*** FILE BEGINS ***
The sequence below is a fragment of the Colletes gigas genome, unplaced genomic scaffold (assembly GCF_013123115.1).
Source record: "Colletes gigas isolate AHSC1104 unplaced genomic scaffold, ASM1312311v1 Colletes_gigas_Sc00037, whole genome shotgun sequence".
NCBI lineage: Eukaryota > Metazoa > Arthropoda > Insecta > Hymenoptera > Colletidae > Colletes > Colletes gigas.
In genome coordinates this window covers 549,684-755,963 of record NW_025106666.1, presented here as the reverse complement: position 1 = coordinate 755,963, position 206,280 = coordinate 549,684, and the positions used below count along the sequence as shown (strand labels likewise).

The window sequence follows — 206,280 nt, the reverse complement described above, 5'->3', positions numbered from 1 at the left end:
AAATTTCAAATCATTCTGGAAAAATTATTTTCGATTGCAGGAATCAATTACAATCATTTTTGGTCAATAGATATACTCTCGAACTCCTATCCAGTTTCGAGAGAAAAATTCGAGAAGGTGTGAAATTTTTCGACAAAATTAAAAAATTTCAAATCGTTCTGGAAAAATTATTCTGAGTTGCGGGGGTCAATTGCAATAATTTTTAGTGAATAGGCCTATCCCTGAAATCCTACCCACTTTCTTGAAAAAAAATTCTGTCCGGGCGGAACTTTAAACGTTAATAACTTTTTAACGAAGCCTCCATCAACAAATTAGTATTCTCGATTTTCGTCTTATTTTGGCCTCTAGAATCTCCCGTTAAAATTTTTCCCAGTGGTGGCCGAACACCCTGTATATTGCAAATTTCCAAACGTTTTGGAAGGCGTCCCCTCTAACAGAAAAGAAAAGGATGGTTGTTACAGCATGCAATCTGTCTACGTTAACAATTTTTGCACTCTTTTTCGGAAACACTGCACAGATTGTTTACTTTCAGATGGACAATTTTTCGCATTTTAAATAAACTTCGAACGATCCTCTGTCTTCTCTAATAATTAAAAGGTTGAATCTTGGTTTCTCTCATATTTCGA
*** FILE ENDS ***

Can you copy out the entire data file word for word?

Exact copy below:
The sequence below is a fragment of the Colletes gigas genome, unplaced genomic scaffold (assembly GCF_013123115.1).
Source record: "Colletes gigas isolate AHSC1104 unplaced genomic scaffold, ASM1312311v1 Colletes_gigas_Sc00037, whole genome shotgun sequence".
NCBI lineage: Eukaryota > Metazoa > Arthropoda > Insecta > Hymenoptera > Colletidae > Colletes > Colletes gigas.
In genome coordinates this window covers 549,684-755,963 of record NW_025106666.1, presented here as the reverse complement: position 1 = coordinate 755,963, position 206,280 = coordinate 549,684, and the positions used below count along the sequence as shown (strand labels likewise).

The window sequence follows — 206,280 nt, the reverse complement described above, 5'->3', positions numbered from 1 at the left end:
AAATTTCAAATCATTCTGGAAAAATTATTTTCGATTGCAGGAATCAATTACAATCATTTTTGGTCAATAGATATACTCTCGAACTCCTATCCAGTTTCGAGAGAAAAATTCGAGAAGGTGTGAAATTTTTCGACAAAATTAAAAAATTTCAAATCGTTCTGGAAAAATTATTCTGAGTTGCGGGGGTCAATTGCAATAATTTTTAGTGAATAGGCCTATCCCTGAAATCCTACCCACTTTCTTGAAAAAAAATTCTGTCCGGGCGGAACTTTAAACGTTAATAACTTTTTAACGAAGCCTCCATCAACAAATTAGTATTCTCGATTTTCGTCTTATTTTGGCCTCTAGAATCTCCCGTTAAAATTTTTCCCAGTGGTGGCCGAACACCCTGTATATTGCAAATTTCCAAACGTTTTGGAAGGCGTCCCCTCTAACAGAAAAGAAAAGGATGGTTGTTACAGCATGCAATCTGTCTACGTTAACAATTTTTGCACTCTTTTTCGGAAACACTGCACAGATTGTTTACTTTCAGATGGACAATTTTTCGCATTTTAAATAAACTTCGAACGATCCTCTGTCTTCTCTAATAATTAAAAGGTTGAATCTTGGTTTCTCTCATATTTCGA